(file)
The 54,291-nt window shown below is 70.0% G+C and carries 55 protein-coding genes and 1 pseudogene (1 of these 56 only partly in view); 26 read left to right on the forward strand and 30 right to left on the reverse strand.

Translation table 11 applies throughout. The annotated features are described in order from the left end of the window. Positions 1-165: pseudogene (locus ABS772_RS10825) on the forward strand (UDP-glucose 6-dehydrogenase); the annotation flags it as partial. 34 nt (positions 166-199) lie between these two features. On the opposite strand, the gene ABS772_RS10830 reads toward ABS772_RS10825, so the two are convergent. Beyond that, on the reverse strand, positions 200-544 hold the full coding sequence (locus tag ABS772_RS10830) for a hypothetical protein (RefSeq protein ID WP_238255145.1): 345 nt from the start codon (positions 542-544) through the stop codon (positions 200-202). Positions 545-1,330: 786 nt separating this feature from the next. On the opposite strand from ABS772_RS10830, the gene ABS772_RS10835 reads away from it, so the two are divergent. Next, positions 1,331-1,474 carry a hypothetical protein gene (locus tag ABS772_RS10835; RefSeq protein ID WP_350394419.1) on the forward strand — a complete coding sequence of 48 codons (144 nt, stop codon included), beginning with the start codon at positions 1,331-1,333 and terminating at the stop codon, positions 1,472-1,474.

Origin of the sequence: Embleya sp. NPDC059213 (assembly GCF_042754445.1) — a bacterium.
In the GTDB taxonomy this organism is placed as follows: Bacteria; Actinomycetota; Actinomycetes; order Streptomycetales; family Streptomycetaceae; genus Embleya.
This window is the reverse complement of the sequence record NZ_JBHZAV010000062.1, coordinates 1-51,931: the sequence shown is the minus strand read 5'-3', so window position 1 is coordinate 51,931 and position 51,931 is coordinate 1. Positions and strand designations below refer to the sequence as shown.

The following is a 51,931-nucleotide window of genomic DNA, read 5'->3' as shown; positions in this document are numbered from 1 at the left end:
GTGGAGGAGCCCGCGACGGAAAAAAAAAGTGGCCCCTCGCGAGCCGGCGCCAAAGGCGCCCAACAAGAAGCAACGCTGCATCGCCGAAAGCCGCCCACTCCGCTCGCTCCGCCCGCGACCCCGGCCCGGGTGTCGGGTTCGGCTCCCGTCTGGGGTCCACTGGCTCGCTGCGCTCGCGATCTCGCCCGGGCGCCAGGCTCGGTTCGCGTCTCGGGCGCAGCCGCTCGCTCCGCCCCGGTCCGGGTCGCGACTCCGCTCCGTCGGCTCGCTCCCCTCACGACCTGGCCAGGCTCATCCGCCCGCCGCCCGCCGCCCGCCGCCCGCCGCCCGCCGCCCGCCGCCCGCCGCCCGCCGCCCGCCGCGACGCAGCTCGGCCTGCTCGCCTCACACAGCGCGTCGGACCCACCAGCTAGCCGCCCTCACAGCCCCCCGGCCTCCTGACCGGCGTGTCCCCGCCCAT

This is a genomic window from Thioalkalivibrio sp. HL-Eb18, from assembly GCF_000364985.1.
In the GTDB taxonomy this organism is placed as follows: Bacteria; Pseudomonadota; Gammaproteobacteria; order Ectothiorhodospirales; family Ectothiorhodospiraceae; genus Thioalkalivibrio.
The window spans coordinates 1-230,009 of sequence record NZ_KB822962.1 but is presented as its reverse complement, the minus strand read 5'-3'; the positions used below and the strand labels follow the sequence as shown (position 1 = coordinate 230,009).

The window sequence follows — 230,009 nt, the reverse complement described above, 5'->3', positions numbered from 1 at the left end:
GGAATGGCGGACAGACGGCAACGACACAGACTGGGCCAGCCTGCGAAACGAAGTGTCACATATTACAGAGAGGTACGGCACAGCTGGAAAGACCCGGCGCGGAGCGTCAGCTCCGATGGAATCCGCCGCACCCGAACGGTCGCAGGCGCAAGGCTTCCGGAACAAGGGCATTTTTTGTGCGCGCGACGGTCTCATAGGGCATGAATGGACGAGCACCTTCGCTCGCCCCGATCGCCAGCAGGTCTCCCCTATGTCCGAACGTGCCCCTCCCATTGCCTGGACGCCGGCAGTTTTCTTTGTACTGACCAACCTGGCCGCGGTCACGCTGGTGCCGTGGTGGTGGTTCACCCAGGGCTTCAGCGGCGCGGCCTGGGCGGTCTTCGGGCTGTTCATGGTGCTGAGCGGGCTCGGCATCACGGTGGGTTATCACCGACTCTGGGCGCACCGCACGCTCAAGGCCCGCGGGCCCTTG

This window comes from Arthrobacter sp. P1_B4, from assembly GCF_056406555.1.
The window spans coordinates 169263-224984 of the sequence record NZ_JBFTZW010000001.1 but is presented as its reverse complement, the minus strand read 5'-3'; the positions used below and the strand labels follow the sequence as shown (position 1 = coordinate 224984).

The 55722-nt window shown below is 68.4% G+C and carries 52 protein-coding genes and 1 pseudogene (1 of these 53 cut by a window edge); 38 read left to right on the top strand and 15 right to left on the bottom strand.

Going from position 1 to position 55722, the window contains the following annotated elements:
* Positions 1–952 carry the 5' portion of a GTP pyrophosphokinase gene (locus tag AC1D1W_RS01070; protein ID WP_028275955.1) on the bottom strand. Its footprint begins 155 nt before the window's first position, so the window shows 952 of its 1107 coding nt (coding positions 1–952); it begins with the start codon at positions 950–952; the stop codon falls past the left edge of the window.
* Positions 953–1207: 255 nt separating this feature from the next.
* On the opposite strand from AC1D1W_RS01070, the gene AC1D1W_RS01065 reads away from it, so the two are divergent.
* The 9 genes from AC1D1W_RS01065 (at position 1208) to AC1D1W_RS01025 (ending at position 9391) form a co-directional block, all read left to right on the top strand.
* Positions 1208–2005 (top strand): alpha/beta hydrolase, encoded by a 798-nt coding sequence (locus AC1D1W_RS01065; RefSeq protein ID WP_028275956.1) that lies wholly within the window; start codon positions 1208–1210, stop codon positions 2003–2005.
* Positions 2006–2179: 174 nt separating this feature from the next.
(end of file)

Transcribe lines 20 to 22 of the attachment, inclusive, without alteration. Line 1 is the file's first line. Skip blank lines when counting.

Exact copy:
* The 9 genes from AC1D1W_RS01065 (at position 1208) to AC1D1W_RS01025 (ending at position 9391) form a co-directional block, all read left to right on the top strand.
* Positions 1208–2005 (top strand): alpha/beta hydrolase, encoded by a 798-nt coding sequence (locus AC1D1W_RS01065; RefSeq protein ID WP_028275956.1) that lies wholly within the window; start codon positions 1208–1210, stop codon positions 2003–2005.
* Positions 2006–2179: 174 nt separating this feature from the next.